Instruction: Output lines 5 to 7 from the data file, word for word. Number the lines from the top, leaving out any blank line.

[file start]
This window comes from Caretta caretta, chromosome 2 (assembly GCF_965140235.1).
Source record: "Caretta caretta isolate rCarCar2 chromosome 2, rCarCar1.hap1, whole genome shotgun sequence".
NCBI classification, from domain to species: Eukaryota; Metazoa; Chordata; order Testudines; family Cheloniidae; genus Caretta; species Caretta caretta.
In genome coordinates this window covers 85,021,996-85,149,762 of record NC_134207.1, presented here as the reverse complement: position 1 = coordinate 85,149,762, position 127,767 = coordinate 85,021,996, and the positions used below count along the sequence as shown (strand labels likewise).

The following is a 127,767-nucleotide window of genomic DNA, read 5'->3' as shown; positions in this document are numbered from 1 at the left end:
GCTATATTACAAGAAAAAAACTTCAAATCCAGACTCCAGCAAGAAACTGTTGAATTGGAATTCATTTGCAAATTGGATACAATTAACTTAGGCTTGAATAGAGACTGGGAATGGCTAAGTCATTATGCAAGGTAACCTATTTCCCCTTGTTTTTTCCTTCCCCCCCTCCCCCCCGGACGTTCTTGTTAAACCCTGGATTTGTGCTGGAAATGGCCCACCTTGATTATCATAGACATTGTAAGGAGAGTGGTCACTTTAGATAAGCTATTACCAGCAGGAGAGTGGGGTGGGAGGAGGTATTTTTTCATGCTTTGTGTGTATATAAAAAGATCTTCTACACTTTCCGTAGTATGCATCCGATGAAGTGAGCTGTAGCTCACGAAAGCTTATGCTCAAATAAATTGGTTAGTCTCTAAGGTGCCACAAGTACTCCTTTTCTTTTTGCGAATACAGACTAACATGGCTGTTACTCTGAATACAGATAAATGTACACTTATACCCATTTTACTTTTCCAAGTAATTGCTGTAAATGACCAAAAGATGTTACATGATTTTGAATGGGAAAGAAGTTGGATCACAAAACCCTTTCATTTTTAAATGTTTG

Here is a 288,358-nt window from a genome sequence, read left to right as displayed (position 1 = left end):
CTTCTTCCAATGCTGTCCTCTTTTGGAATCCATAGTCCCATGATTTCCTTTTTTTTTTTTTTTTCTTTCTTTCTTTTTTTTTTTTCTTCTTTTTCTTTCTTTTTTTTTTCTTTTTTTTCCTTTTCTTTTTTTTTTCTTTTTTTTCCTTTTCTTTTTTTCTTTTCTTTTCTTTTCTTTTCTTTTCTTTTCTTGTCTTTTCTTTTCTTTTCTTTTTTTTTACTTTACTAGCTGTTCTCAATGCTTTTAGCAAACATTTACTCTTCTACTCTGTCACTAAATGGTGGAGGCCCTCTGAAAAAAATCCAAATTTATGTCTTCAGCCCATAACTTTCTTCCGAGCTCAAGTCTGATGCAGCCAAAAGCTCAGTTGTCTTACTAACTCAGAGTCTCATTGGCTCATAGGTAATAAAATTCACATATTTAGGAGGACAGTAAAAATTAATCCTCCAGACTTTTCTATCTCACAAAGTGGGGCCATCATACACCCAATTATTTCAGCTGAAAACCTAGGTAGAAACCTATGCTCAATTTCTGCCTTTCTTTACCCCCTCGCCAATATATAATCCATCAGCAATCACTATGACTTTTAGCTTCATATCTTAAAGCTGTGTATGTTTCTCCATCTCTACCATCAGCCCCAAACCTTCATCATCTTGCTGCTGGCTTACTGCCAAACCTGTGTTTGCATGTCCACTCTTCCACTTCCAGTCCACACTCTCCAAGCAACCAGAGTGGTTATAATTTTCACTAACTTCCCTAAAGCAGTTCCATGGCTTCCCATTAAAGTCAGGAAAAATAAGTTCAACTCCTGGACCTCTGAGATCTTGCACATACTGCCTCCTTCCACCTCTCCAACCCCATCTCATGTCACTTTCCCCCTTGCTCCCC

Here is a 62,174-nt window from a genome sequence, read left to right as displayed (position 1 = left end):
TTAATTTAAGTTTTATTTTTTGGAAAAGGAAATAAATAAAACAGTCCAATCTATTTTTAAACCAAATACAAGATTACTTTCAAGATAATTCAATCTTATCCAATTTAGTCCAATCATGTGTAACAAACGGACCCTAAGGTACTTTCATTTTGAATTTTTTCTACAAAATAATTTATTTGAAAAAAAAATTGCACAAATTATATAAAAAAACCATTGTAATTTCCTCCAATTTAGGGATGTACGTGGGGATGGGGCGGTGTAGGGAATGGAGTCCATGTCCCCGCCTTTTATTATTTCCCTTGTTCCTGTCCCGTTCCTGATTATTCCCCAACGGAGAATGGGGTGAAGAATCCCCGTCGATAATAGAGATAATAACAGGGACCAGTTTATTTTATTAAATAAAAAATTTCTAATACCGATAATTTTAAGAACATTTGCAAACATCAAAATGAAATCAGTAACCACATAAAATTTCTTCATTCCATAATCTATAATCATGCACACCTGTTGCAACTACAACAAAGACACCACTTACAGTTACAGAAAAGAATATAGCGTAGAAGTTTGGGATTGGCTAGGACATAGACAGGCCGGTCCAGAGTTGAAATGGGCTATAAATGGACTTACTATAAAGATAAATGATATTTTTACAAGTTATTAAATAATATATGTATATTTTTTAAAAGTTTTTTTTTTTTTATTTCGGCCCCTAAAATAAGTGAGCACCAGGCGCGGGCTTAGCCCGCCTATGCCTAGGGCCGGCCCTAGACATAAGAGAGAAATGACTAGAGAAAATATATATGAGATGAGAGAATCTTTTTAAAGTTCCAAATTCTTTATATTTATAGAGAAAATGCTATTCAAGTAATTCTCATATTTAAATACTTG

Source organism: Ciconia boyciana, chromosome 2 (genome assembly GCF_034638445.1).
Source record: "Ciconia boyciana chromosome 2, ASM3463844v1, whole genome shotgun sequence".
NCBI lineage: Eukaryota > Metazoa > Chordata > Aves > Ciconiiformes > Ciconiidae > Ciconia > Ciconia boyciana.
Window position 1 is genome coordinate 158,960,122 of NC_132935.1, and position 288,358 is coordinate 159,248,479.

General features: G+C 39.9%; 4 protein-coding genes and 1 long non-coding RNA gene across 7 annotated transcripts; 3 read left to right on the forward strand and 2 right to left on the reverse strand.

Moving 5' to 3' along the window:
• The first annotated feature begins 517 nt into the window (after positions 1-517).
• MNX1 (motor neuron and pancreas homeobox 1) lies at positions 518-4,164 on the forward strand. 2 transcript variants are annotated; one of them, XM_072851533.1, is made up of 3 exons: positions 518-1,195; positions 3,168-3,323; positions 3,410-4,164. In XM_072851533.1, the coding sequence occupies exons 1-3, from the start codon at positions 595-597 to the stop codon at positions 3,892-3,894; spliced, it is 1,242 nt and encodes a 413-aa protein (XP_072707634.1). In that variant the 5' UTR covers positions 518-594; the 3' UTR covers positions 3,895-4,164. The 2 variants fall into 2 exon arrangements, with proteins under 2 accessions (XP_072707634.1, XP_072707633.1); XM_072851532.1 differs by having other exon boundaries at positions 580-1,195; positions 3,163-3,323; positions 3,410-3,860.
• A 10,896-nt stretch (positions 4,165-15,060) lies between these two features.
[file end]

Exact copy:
The following is a 127,767-nucleotide window of genomic DNA, read 5'->3' as shown; positions in this document are numbered from 1 at the left end:
GCTATATTACAAGAAAAAAACTTCAAATCCAGACTCCAGCAAGAAACTGTTGAATTGGAATTCATTTGCAAATTGGATACAATTAACTTAGGCTTGAATAGAGACTGGGAATGGCTAAGTCATTATGCAAGGTAACCTATTTCCCCTTGTTTTTTCCTTCCCCCCCTCCCCCCCGGACGTTCTTGTTAAACCCTGGATTTGTGCTGGAAATGGCCCACCTTGATTATCATAGACATTGTAAGGAGAGTGGTCACTTTAGATAAGCTATTACCAGCAGGAGAGTGGGGTGGGAGGAGGTATTTTTTCATGCTTTGTGTGTATATAAAAAGATCTTCTACACTTTCCGTAGTATGCATCCGATGAAGTGAGCTGTAGCTCACGAAAGCTTATGCTCAAATAAATTGGTTAGTCTCTAAGGTGCCACAAGTACTCCTTTTCTTTTTGCGAATACAGACTAACATGGCTGTTACTCTGAATACAGATAAATGTACACTTATACCCATTTTACTTTTCCAAGTAATTGCTGTAAATGACCAAAAGATGTTACATGATTTTGAATGGGAAAGAAGTTGGATCACAAAACCCTTTCATTTTTAAATGTTTG

Here is a 288,358-nt window from a genome sequence, read left to right as displayed (position 1 = left end):